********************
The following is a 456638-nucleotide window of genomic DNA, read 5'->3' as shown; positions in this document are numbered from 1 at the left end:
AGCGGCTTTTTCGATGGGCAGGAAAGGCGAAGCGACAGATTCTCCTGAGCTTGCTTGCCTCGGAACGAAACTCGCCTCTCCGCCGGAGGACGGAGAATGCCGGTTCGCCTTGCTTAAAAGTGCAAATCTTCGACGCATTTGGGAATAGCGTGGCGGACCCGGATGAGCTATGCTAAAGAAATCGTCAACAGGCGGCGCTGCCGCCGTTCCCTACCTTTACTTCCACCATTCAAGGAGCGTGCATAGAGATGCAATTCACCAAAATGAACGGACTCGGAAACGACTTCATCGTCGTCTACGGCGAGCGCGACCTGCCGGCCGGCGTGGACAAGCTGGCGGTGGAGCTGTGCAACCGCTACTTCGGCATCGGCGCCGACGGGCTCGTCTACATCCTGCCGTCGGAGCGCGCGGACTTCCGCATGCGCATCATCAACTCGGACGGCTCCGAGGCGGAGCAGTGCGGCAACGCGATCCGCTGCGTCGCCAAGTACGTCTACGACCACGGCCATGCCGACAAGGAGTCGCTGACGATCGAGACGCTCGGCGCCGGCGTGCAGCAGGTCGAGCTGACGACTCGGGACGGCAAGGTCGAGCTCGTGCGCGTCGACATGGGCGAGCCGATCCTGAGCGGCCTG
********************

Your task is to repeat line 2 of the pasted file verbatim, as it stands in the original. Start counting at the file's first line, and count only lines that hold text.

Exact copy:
AGCGGCTTTTTCGATGGGCAGGAAAGGCGAAGCGACAGATTCTCCTGAGCTTGCTTGCCTCGGAACGAAACTCGCCTCTCCGCCGGAGGACGGAGAATGCCGGTTCGCCTTGCTTAAAAGTGCAAATCTTCGACGCATTTGGGAATAGCGTGGCGGACCCGGATGAGCTATGCTAAAGAAATCGTCAACAGGCGGCGCTGCCGCCGTTCCCTACCTTTACTTCCACCATTCAAGGAGCGTGCATAGAGATGCAATTCACCAAAATGAACGGACTCGGAAACGACTTCATCGTCGTCTACGGCGAGCGCGACCTGCCGGCCGGCGTGGACAAGCTGGCGGTGGAGCTGTGCAACCGCTACTTCGGCATCGGCGCCGACGGGCTCGTCTACATCCTGCCGTCGGAGCGCGCGGACTTCCGCATGCGCATCATCAACTCGGACGGCTCCGAGGCGGAGCAGTGCGGCAACGCGATCCGCTGCGTCGCCAAGTACGTCTACGACCACGGCCATGCCGACAAGGAGTCGCTGACGATCGAGACGCTCGGCGCCGGCGTGCAGCAGGTCGAGCTGACGACTCGGGACGGCAAGGTCGAGCTCGTGCGCGTCGACATGGGCGAGCCGATCCTGAGCGGCCTG